At the Nefesh B’Nefesh aliya organization’s “Thanksgiving Dinner with a Middle
Eastern Twist” on Thursday, the hosts did not shy away from the holiday’s North
American culinary roots.
At least 50 lone soldiers (without close
relatives in the country) and more than 100 young professionals gathered in Tel
Aviv’s Leonardo Basel hotel for the autumnal engorgement.
I came alone,
and within a minute I saw someone who had attended the Jewish Community High
School of the Bay in San Francisco with me; someone I had no idea was living in
“This is my first time here,” Hila, who graduated high school two
years after me, told me. “I’ve been living in Israel for a little over a
I asked Hila, who has been serving as the equivalent of a social
worker in IDF for most of the time she has spent in Israel, what she was
She said she was thankful that things were going so well
for her here, and that her life was so good.
Call me traditional or
clichéd, but I had a nagging impulse to ask folks what they were thankful for on
Most people expressed gratitude for two things: their
family, and the chance to live the Zionist dream in Israel.
gathering was far from an opportunity for expatriates to get together and kvetch
about the laborious process of integrating into a foreign culture. Rather, they
seemed genuinely pleased to be spending an important cultural holiday – one that
played a key role in our lives growing up – in Israel. No one told me, “Hey, I
would rather be doing this back home.” I was the only one at my table not
currently serving in the IDF.
The young woman sitting next to me, a
sprightly South African celebrating Thanksgiving for her second time with Nefesh
B’Nefesh, was in uniform.
“I came straight from the base, and I have no
other clothes,” she said.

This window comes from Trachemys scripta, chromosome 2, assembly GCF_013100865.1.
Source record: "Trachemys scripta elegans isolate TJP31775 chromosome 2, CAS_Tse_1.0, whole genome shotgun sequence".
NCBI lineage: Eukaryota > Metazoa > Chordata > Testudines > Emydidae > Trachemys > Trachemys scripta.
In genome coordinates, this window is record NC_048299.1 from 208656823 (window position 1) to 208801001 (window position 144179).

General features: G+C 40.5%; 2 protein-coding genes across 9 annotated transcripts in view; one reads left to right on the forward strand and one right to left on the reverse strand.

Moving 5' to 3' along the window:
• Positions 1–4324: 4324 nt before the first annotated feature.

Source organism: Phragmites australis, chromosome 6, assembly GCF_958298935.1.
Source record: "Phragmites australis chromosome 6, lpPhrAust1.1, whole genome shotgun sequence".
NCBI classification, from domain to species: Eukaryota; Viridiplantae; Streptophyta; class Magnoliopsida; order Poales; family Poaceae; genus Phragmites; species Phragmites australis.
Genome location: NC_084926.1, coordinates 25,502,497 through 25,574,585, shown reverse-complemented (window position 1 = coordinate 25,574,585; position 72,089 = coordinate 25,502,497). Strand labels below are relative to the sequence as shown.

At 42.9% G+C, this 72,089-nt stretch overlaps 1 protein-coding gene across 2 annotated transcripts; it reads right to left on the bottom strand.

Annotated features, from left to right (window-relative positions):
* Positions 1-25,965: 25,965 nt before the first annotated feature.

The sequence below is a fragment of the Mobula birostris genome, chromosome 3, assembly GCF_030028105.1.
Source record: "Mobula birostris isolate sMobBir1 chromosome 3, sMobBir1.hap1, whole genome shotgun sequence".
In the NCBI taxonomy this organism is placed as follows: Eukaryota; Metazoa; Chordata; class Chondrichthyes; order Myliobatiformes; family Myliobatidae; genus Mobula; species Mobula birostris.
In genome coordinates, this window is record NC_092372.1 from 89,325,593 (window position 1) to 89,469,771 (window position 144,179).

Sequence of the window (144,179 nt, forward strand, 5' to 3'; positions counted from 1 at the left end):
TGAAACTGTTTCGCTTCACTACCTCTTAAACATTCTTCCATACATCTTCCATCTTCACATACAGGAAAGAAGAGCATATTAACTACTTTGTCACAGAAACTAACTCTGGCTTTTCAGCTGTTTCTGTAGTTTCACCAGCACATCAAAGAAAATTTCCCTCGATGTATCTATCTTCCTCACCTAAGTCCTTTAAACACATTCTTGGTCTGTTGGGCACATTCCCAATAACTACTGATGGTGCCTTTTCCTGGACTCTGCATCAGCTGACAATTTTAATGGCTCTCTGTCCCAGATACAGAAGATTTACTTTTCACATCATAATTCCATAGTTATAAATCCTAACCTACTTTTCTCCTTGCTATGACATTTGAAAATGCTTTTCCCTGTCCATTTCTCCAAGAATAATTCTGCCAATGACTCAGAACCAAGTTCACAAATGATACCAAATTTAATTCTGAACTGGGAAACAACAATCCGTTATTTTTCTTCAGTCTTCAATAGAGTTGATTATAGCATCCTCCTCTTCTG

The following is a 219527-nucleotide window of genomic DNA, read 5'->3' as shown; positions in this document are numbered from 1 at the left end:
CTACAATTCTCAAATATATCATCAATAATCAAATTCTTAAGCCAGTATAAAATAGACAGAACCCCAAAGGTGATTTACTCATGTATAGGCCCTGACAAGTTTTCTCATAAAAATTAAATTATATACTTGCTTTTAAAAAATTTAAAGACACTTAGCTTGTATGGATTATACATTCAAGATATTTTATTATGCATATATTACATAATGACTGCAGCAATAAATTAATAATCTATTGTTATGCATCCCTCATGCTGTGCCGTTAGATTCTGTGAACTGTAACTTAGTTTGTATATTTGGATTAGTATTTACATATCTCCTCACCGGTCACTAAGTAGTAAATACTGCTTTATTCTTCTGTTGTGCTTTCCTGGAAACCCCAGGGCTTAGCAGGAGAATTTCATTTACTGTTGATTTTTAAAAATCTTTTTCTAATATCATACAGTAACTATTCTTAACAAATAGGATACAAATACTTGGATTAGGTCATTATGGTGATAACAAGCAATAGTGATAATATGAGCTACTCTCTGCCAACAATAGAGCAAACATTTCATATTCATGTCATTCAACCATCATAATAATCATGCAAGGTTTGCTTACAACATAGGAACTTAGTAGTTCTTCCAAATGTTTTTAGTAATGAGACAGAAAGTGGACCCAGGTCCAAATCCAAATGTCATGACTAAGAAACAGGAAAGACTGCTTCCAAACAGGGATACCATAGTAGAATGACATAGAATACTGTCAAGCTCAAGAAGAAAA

“Yes you do!” Hallel, an olah from Boston,
Maybe she was just showing off her fatigues, but it seemed
just as likely that she and the other soldiers in uniform just hadn’t had enough
time to pick up civies on the way from their bases to the hotel.
paratrooper at our table was coming back from his enlistment day at the Tel
Hashomer Induction Center, and hadn’t had time to sign up for the
The staff let him in nonetheless.
“This is our sixth year
doing this,” coordinator Rachel Kaufman, from Los Angeles, told me after a
heated trivia battle that took place during our turkey dinner, adding that it
has been sold out since the first time Nefesh B’Nefesh organized the event at
Tel Aviv’s Beit Haikarim in 2005.
“This was a great opportunity for young
professionals and lone soldiers to enjoy a traditional festive meal and express
their thanks together with fellow olim from around the country for their good
fortune,” Kaufman said.
“I’m thankful to be working for Nefesh B’Nefesh;
to have the chance to bring together new olim,” Nefesh B’Nefesh’s PR coordinator
Tani Kramer told me.
He also explained that Nefesh B’Nefesh staff had
essentially taught the hotel kitchen staff four years ago how to prepare
“They were so interested,” Kramer said, adding it was
a chance for Israelis to learn a bit about American culture. “We taught them how
to make stuffing,” he said smiling.
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